Rim. Notched plate, of capstan or windlass, in which a pawl can engage. 2. Top Rim.'

Rime. Rung of a ladder. 2. Hoar frost or frozen dew.

Ring. Ring or shackle in inboard end of anchor shank for attach­ment of cable.

Ringbolt. Bolt secured to vessel and carrying a loose ring to which a block, tackle or rope can be attached.

Ring Compressor. See 'Compressor'.

Ring Rope. Rope with one end made fast to a ring bolt; used for backing up another rope that is under heavy stress.

Ring Sail. Small sail set on a short mast, at taffrail, in fair weather.

Ring Stopper. Used for maintaining control of a wire rope that is being run out. Length of small chain has one end made fast to a ring bolt, the other end being led over the wire and back through the ring. By hauling on end of chain, wire is nipped.

Ring Tail. Small sail set abaft leech of spanker in the same manner as a studding sail is set on a square sail.

Riots and Civil Commotion Clause. Included in a policy of marine insurance to relieve insurers of liability for loss due to strikes, labour disturbances, riots and suchlike.

Rip. To tear old caulking out of a deck seam.

Ripping Iron. Tool used for tearing old caulking out of a seam. 2. Tool for removing sheathing boards and copper sheathing from a ship's bottom.

Ripple. Small curling wave, or ruffling of surface of water.

Rise. To come above the horizon.

Rise of Tide. Height of sea level above chart datum when due to tide-raising forces.

Rising. Stringer, in a boat, on which thwarts rest.

Rising Floor. Floor timber, that rises, fore and aft, above plane of midship floor.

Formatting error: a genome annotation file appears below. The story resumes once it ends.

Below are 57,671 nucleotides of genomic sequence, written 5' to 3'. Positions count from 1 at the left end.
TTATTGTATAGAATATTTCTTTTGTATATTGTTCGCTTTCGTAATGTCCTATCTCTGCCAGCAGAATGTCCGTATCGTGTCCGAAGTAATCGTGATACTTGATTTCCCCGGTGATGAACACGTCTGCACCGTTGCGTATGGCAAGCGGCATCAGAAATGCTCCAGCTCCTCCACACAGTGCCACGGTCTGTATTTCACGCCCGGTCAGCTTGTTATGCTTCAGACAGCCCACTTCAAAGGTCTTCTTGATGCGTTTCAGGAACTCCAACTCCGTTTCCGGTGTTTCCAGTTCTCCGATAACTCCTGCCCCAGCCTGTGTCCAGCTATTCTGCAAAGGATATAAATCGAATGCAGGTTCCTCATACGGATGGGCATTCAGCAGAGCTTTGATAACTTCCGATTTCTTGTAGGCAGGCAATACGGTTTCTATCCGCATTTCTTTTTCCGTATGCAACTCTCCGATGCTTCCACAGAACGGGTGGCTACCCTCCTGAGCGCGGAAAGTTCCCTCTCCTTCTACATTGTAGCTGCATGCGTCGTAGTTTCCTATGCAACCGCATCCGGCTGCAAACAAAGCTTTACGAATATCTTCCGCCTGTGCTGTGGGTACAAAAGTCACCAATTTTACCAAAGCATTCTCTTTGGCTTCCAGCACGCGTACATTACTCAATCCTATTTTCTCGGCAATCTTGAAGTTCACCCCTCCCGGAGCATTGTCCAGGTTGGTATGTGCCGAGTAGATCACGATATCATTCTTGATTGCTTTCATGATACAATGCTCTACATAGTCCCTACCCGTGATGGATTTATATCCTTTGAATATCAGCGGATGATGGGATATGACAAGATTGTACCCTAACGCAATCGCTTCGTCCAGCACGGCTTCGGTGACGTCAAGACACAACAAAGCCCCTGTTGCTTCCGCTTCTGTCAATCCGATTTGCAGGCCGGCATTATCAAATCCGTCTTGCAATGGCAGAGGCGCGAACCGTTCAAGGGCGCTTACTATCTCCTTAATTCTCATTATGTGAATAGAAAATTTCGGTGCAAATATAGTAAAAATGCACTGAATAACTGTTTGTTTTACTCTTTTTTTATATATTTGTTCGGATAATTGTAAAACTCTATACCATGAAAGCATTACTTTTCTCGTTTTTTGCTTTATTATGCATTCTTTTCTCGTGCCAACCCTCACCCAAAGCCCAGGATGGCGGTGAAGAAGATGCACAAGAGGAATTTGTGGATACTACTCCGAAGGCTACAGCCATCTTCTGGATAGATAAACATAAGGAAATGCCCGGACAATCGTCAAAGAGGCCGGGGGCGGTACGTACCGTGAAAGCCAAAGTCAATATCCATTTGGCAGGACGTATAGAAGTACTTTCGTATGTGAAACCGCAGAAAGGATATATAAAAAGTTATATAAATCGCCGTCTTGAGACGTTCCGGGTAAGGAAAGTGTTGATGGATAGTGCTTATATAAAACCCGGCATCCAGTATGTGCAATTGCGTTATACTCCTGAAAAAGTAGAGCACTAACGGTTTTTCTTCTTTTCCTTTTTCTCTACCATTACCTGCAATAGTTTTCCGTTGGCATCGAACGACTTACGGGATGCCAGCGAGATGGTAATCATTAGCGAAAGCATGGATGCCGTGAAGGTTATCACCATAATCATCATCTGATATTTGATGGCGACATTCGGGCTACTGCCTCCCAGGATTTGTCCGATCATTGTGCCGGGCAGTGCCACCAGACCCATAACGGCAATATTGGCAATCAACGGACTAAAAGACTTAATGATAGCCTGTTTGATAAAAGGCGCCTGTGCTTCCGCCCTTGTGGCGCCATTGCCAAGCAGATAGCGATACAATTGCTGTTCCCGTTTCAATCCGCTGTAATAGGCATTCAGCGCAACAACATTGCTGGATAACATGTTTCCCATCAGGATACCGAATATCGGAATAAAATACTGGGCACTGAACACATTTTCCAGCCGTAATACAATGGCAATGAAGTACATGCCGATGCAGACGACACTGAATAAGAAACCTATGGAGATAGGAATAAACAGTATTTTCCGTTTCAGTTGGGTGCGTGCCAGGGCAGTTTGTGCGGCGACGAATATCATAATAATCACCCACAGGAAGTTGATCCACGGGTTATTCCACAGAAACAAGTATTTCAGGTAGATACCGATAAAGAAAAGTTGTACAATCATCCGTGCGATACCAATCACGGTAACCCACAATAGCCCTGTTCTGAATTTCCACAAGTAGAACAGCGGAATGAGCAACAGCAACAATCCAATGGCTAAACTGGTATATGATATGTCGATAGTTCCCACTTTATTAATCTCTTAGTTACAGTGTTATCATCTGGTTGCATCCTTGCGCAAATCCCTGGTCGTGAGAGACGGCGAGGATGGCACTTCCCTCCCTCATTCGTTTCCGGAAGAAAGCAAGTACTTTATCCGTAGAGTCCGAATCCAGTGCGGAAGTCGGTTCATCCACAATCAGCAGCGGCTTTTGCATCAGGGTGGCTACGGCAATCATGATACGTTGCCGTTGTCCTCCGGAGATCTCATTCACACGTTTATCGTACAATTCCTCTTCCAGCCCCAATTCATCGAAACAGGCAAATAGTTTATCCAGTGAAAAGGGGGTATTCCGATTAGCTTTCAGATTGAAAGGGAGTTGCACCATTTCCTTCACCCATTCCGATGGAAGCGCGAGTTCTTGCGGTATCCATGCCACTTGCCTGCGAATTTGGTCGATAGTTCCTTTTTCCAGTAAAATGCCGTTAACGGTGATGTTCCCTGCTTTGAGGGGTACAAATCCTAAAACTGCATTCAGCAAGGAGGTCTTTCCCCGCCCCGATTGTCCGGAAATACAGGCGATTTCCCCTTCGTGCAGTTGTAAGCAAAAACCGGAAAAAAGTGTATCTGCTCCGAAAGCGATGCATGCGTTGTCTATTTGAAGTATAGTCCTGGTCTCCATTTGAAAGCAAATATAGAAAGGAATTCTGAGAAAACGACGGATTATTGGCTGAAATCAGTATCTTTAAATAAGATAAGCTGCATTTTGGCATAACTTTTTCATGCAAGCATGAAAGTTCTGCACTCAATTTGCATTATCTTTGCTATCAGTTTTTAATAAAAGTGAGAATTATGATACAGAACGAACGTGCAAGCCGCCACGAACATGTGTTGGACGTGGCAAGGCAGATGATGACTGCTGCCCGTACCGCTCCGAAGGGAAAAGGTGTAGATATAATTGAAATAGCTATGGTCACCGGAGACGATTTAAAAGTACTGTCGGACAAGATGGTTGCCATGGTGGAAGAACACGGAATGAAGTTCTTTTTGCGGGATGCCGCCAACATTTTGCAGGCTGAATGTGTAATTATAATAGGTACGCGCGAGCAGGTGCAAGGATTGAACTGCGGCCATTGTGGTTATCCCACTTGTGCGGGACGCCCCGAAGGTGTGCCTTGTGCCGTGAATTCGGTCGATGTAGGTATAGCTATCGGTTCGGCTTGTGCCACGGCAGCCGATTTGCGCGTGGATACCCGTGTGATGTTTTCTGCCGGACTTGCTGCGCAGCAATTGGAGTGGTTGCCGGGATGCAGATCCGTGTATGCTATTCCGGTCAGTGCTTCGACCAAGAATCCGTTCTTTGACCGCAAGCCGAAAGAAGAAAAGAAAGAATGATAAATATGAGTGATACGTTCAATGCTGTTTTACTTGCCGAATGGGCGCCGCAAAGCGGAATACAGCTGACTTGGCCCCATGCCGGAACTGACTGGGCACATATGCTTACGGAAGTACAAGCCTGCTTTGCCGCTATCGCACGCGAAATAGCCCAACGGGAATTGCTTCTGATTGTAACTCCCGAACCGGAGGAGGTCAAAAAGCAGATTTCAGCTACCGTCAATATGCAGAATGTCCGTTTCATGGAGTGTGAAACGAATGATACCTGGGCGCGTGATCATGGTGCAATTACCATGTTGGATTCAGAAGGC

Rising Glass. Said of barometric pressure when indicated by rise of mercury in a barometer. Rising Line. Curved line, on draughts of a ship, showing heights of floor timbers throughout the vessel.

Rising Square. Square marked with height of rising line at any part of the ship.

Rising Wood. Timber worked into seat of a floor and into keel for steadying the keel.

Risk of Collision. Exists when two vessels are so situated that a collision will be inevitable unless one vessel, at least, takes avoiding action.

Risk the Run. To sail without convoy, or to break away from a convoy, in time of war.

River Gunboat. Small warship, carrying a fairly large gun, having a broad underwater body and a shallow draught. Formerly used in Chinese rivers and other inland waters.

Rivet Spacing. Pitch of rivets.

Roach. Curvature of foot of a square sail, to clear stays, etc.

Roadstead/Roads. Sheltered water with good holding ground, in which ships may anchor and ride safely.

Roaring Forties. Strong westerly winds prevailing south of latitude 40°S. Sometimes applied to the latitudes in which the winds prevail.

Robands. Short lengths of sennit plaited round head rope of square sail for securing sail to the jackstay.

Robins. Variant of 'Robands'.

Robinson's Disengaging Gear. Releasing gear for ship's boats. Boat's falls are held by hinged hooks fitted in the slings. On release of a tackle these hooks are free to open upwards and allow boat to drop into the water.

Rockered. Said of a keel whose lower edge sweeps downward as it goes aft.

Rocket. Pyrotechnic projectile used for signalling, or for life-saving purposes. Sometimes used for establishing connection with another vessel.